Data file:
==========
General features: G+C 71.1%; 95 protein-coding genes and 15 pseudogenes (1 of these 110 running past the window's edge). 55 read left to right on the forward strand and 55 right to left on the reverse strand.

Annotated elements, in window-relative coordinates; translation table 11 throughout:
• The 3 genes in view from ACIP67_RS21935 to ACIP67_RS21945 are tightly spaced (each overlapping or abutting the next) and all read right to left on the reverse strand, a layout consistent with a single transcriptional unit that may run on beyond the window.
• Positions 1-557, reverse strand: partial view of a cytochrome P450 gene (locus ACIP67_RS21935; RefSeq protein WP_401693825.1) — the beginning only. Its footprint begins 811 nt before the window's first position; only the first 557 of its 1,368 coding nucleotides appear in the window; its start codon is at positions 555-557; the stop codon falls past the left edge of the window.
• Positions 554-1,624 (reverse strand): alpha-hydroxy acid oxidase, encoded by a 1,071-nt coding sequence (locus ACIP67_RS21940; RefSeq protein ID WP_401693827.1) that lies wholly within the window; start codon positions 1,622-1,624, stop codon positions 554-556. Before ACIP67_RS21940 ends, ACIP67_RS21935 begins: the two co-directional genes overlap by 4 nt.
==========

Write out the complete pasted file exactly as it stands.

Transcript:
General features: G+C 71.1%; 95 protein-coding genes and 15 pseudogenes (1 of these 110 running past the window's edge). 55 read left to right on the forward strand and 55 right to left on the reverse strand.

Annotated elements, in window-relative coordinates; translation table 11 throughout:
• The 3 genes in view from ACIP67_RS21935 to ACIP67_RS21945 are tightly spaced (each overlapping or abutting the next) and all read right to left on the reverse strand, a layout consistent with a single transcriptional unit that may run on beyond the window.
• Positions 1-557, reverse strand: partial view of a cytochrome P450 gene (locus ACIP67_RS21935; RefSeq protein WP_401693825.1) — the beginning only. Its footprint begins 811 nt before the window's first position; only the first 557 of its 1,368 coding nucleotides appear in the window; its start codon is at positions 555-557; the stop codon falls past the left edge of the window.
• Positions 554-1,624 (reverse strand): alpha-hydroxy acid oxidase, encoded by a 1,071-nt coding sequence (locus ACIP67_RS21940; RefSeq protein ID WP_401693827.1) that lies wholly within the window; start codon positions 1,622-1,624, stop codon positions 554-556. Before ACIP67_RS21940 ends, ACIP67_RS21935 begins: the two co-directional genes overlap by 4 nt.